The ByWard Market is located at ByWard Market Square in Ottawa, just east of Parliament Hill.
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The Royal Canadian Mint
The Royal Canadian Mint is the Crown corporation responsible for the minting and distribution of Canada’s circulation coins. The Mint also produces coinage for other countries, some of which are former British colonies. The Mint facility in Ottawa uses proprietary machinery to make collector coins, gold and silver bullion investor coins, and unique medals and medallions. All of Canada’s circulated currency has been produced at the newer facility in Winnipeg since 1976.
The Mint was founded in 1908 as a branch of the British Royal Mint. The Mint was renamed “Royal Canadian Mint” in 1931 when Canada took control from the British. Today, it is one of the world’s largest and most technologically advanced mints. More than 1 billion coins are produced at the Ottawa facility each year.
Visitors to the Royal Canadian Mint can take a tour of the facility to see how coins are made. The 45-minute guided tour of the Royal Canadian Mint’s headquarters in Ottawa gives you an elevated view of the production floor. You’ll even get to see the 2010 Vancouver Winter Games medals, which were produced at this facility!
The boutique offers a unique shopping experience, with coins and medals for sale that cannot be found anywhere else.
Note: Photos and videos are allowed in the boutique, but not on the guided tour.
The Royal Canadian Mint is located at 320 Sussex Drive in Ottawa.
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Notre-Dame Cathedral Basilica
Notre-Dame Cathedral Basilica in Ottawa is a stunning neo-Gothic church that dates back to 1841. It’s the oldest and largest church in Ottawa, was declared a Heritage Site by the City of Ottawa, and is a National Historic Site of Canada. The exterior of the cathedral is decorated with intricate gargoyles, stained glass windows, and flying buttresses, while the interior features beautiful vaulted ceilings. The impressive organ has 4,700 pipes with 72 stops!
Visitors can take a guided tour of the church, explore the cathedral on their own, or attend one of the many events and concerts that are held there. Notre-Dame Cathedral Basilica is definitely worth a visit when in Ottawa – it’s a truly breathtaking sight!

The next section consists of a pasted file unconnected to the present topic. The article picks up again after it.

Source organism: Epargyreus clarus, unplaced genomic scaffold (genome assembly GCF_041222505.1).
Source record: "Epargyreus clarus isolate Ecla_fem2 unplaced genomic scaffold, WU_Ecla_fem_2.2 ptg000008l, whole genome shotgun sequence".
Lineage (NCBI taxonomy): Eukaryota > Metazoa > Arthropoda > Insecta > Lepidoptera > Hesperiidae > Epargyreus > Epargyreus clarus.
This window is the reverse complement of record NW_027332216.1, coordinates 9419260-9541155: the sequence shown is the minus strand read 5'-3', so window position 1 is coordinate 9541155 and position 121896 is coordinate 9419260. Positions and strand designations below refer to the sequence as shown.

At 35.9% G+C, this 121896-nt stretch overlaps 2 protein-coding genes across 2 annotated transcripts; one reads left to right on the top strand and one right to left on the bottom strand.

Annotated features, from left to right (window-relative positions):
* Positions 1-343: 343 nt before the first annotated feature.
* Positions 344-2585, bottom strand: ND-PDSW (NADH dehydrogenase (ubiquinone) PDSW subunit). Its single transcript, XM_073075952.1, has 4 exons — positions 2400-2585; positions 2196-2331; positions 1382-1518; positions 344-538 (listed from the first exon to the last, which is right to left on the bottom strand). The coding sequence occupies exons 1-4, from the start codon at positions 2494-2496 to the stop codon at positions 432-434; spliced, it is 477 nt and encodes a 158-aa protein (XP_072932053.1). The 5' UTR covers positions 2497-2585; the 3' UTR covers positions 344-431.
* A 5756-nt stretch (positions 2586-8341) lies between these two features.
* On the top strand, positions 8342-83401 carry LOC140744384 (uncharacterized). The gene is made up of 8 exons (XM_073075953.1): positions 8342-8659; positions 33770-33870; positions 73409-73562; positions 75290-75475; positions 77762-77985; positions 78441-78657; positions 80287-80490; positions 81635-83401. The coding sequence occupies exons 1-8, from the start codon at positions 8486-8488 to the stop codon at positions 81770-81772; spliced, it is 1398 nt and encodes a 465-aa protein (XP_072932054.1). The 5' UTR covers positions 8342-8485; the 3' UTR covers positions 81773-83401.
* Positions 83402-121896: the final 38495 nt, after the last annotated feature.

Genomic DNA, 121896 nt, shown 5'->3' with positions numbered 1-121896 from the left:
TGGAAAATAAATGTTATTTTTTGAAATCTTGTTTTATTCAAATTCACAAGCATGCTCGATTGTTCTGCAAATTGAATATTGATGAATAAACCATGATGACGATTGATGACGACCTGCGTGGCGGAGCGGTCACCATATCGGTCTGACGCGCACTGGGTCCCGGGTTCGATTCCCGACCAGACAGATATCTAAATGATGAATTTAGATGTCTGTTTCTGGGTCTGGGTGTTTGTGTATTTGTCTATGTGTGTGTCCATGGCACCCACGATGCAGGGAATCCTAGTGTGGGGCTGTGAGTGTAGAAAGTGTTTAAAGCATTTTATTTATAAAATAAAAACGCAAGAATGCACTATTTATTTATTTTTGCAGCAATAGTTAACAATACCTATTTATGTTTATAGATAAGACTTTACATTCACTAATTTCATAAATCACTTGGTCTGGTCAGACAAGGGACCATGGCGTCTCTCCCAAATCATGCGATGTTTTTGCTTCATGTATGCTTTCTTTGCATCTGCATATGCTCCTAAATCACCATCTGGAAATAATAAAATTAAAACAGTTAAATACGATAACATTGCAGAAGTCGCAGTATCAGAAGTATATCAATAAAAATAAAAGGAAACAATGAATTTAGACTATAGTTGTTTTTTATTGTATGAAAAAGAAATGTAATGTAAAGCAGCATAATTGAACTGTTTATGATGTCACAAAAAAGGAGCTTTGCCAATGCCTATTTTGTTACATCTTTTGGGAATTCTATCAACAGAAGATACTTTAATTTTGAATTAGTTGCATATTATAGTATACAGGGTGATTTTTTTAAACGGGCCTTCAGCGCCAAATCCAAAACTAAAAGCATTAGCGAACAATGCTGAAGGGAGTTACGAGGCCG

Note: Visits are not permitted during Mass. Check times on the website to coordinate your visit.
The Notre Dame Cathedral Basilica is located at 385 Sussex Drive in Ottawa.
The National War Memorial
The National War Memorial in Confederation Square is a beautiful and moving tribute to those who have fought for our country. It is located in the heart of the city, and is definitely worth a visit when you are in town. The memorial is especially moving during the Remembrance Day ceremony, when the entire city comes together to remember those who have fallen.
The National War Memorial is located in Ottawa’s Confederation Square, at Wellington Street and Elgin Street.
Tomb of the Unknown Soldier
Located at the base of The National War Memorial, the Tomb of the Unknown Soldier is dedicated to the memory of the Canadian soldiers who fought and died during World War I. The tomb contains the remains of an unidentified Canadian soldier killed in action during the war.
Since 2007, the tomb has been guarded 24 hours a day by members of the Canadian Armed Forces. Visitors to the tomb can pay their respects to the fallen soldiers by laying a wreath or flowers at the base of the monument.
The Tomb of the Unknown Soldier is located in Ottawa’s Confederation Square, at Wellington Street and Elgin Street.
Have Fun in Ottawa!
There are endless things to see and do in Ottawa. Whether you’re interested in history, culture, or just want to enjoy the outdoors, you’ll find it all in the Nation’s Capital. These 12 activities are just scratching the surface, but are among my favourite! Don’t forget to check out my article on 10 Fantastic Places to Eat and Drink in Ottawa, because you’re gonna need to fuel up between all of the fun things you are seeing and doing.
And if you’re looking for a reco on places to stay, try The Brookstreet Hotel in Kanata. I like a hotel a little further away from the hustle and bustle that has nice rooms, a great restaurant, an indoor pool, and free parking (underground is a bonus). The Brookstreet checked all the boxes, and I had an amazing stay. Check ’em out!